Teaching NeuroImages: White matter hypomyelination and progressive calcifications in cerebral folate deficiency

Joost Nicolai*, Marjan J. A. van Kempen, Linda Postma - Jacobi

*Corresponding author for this work

Research output: Contribution to journalEditorialAcademicpeer-review

3 Citations (Web of Science)


Cerebral folate transport deficiency is caused by homozygous or compound heterozygous mutations of the FOLR1 gene.(1) Recently, we found a homozygous FOLR1 mutation (NM_016725.2: c.562C>G p.[Leu188Val]) in a 2.5-year-old boy with febrile and nonfebrile status epilepticus, progressive ataxia, and progressive MRI abnormalities. Until the diagnosis was made, serial MRI had been performed (figure). CSF analysis (5-methyltetrahydrofolate 40 nmol/L) and magnetic resonance spectroscopy showing a low choline peak validated the pathogenicity of our findings.(2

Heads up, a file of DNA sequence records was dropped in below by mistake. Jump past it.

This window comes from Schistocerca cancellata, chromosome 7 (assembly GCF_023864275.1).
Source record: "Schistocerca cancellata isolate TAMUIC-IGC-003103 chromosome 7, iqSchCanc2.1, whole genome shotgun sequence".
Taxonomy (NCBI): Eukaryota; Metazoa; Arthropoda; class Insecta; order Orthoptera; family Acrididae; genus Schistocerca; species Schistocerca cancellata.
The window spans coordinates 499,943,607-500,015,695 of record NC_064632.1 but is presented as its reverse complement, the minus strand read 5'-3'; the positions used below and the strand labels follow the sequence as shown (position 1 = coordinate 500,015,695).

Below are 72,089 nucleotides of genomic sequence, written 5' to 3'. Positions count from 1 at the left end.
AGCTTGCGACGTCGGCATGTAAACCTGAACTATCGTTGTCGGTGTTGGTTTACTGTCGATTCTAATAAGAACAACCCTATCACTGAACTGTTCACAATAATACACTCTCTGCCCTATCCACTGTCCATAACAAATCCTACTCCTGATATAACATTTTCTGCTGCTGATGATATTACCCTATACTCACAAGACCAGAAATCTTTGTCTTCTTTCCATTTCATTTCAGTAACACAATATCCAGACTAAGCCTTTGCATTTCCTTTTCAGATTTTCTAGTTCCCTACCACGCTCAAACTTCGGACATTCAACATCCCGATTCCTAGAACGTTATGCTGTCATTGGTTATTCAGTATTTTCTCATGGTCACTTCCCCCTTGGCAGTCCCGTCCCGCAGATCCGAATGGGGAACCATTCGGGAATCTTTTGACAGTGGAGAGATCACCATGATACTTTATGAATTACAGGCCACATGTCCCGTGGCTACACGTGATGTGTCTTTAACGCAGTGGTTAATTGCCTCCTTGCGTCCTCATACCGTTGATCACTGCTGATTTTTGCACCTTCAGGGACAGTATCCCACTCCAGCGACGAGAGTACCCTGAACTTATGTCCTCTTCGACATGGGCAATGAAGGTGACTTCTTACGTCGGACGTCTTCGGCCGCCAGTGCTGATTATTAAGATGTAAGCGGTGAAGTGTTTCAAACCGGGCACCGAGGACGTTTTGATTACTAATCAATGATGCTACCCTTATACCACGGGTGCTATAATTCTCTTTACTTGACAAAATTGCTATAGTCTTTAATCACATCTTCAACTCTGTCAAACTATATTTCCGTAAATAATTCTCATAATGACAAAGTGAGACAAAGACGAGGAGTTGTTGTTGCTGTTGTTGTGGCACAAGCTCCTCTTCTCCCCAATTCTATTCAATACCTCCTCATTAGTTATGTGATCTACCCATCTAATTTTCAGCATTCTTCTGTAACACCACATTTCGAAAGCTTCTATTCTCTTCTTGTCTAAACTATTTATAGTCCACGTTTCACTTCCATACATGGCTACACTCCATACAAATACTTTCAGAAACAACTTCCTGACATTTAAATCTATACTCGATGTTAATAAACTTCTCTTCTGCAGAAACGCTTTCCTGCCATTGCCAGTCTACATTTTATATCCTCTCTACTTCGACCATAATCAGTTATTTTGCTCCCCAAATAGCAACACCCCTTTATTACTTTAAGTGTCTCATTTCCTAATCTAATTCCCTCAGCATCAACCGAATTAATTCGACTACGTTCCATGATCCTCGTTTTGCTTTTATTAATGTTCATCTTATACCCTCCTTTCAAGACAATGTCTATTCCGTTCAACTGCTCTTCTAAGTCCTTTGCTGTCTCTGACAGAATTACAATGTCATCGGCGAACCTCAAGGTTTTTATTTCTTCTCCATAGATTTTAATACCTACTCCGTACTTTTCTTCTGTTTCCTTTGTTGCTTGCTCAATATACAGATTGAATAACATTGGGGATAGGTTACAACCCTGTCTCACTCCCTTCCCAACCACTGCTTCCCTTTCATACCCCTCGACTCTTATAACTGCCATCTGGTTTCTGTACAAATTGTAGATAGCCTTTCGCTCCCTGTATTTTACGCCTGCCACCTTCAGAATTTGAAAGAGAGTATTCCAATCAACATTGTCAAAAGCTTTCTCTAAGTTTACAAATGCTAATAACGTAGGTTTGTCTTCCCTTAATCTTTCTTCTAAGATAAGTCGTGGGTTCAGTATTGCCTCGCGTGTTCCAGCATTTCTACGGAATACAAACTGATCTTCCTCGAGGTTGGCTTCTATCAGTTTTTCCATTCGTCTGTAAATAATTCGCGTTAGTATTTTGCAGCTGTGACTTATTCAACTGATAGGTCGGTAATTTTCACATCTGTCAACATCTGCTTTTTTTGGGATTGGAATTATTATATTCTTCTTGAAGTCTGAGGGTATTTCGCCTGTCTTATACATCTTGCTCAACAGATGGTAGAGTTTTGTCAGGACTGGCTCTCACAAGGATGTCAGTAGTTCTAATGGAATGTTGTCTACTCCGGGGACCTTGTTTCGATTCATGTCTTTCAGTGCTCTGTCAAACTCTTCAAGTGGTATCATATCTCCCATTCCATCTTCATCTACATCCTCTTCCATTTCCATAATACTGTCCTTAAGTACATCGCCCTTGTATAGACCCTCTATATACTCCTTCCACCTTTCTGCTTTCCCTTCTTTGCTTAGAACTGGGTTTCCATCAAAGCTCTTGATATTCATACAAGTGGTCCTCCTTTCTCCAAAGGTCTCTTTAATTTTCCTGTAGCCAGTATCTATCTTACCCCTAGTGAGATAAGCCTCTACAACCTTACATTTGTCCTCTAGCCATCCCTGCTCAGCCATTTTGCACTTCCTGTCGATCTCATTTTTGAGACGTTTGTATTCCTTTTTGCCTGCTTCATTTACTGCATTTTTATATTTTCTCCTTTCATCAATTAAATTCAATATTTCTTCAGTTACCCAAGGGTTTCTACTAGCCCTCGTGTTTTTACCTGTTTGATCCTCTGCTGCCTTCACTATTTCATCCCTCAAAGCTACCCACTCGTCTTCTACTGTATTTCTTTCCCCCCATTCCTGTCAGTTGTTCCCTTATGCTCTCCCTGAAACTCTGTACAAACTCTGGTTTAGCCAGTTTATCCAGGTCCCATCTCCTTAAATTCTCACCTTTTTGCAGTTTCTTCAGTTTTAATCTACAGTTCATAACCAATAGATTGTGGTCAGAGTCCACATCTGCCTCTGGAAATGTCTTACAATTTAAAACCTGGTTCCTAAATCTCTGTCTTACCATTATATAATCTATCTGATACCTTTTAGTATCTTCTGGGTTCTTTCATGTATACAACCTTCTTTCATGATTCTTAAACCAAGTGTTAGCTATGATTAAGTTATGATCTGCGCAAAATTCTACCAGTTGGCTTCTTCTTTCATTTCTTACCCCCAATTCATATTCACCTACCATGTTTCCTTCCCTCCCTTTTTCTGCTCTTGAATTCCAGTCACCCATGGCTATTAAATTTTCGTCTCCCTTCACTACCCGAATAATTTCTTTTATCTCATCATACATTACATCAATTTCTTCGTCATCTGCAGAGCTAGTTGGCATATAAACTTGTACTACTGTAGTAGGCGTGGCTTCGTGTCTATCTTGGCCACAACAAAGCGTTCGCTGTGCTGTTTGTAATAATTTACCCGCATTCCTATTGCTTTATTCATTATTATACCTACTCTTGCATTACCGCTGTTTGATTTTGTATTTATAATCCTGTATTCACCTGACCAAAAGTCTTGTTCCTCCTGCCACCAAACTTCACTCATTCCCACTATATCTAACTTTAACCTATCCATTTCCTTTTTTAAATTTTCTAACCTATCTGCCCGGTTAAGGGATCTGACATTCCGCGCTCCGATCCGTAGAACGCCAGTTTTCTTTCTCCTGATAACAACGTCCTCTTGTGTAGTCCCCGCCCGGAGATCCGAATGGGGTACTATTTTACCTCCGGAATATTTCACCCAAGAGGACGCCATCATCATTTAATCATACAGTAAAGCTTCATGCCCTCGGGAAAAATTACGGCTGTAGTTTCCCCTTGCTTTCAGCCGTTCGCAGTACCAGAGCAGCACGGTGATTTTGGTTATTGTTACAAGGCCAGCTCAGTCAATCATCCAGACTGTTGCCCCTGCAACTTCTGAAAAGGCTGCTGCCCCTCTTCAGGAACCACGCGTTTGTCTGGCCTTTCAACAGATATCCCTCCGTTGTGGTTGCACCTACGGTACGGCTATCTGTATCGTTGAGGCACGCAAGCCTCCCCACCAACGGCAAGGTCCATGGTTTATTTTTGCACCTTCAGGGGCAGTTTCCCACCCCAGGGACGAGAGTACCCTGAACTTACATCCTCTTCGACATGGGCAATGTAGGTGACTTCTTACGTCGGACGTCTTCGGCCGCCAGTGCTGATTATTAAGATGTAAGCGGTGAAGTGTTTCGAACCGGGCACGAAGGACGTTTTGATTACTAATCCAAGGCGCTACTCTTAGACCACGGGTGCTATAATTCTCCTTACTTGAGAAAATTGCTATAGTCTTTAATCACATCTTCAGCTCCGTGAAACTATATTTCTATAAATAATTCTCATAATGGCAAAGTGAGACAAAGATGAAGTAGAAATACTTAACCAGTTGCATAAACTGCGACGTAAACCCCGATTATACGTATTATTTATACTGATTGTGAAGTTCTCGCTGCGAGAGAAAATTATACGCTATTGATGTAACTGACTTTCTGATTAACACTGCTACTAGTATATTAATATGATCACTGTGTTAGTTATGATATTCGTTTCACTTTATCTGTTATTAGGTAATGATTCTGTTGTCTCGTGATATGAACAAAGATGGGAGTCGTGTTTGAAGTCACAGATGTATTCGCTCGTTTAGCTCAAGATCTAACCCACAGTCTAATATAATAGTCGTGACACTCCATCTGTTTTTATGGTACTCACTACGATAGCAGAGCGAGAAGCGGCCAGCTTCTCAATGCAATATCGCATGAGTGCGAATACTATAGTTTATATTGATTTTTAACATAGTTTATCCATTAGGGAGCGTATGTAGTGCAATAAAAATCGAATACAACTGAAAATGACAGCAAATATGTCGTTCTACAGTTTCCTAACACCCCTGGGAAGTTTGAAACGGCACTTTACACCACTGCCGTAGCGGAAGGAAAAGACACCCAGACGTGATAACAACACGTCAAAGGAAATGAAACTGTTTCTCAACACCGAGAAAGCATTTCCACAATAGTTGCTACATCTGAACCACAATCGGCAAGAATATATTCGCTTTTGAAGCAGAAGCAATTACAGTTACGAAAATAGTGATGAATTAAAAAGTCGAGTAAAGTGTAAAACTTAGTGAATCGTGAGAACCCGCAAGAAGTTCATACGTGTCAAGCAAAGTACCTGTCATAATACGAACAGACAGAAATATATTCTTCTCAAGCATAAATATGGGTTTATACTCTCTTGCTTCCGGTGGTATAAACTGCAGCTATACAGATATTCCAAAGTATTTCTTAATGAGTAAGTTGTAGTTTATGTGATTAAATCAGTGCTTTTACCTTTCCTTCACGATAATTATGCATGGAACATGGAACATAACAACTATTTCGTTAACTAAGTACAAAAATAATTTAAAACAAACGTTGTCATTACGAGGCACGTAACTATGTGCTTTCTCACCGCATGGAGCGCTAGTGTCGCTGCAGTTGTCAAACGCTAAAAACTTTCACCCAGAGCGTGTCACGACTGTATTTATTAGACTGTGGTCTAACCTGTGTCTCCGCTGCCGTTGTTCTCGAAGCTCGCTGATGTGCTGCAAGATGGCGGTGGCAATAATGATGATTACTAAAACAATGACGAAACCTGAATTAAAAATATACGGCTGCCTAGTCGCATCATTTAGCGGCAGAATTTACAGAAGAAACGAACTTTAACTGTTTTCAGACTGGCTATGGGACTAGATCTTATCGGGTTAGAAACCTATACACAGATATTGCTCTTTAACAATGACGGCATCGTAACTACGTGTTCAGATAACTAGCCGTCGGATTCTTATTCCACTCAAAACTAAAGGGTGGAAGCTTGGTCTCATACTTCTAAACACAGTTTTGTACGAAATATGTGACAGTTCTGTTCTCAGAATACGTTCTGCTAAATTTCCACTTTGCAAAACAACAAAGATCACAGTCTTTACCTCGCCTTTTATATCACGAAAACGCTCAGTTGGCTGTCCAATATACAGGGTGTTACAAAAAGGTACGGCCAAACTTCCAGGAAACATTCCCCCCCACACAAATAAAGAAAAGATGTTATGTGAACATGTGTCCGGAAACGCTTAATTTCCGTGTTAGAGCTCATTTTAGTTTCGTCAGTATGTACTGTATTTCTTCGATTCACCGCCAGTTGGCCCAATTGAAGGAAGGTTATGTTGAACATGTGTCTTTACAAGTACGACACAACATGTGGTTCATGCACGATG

Original languageEnglish
Pages (from-to)E4-E5
Issue number1
Publication statusPublished - 5 Jul 2016

Cite this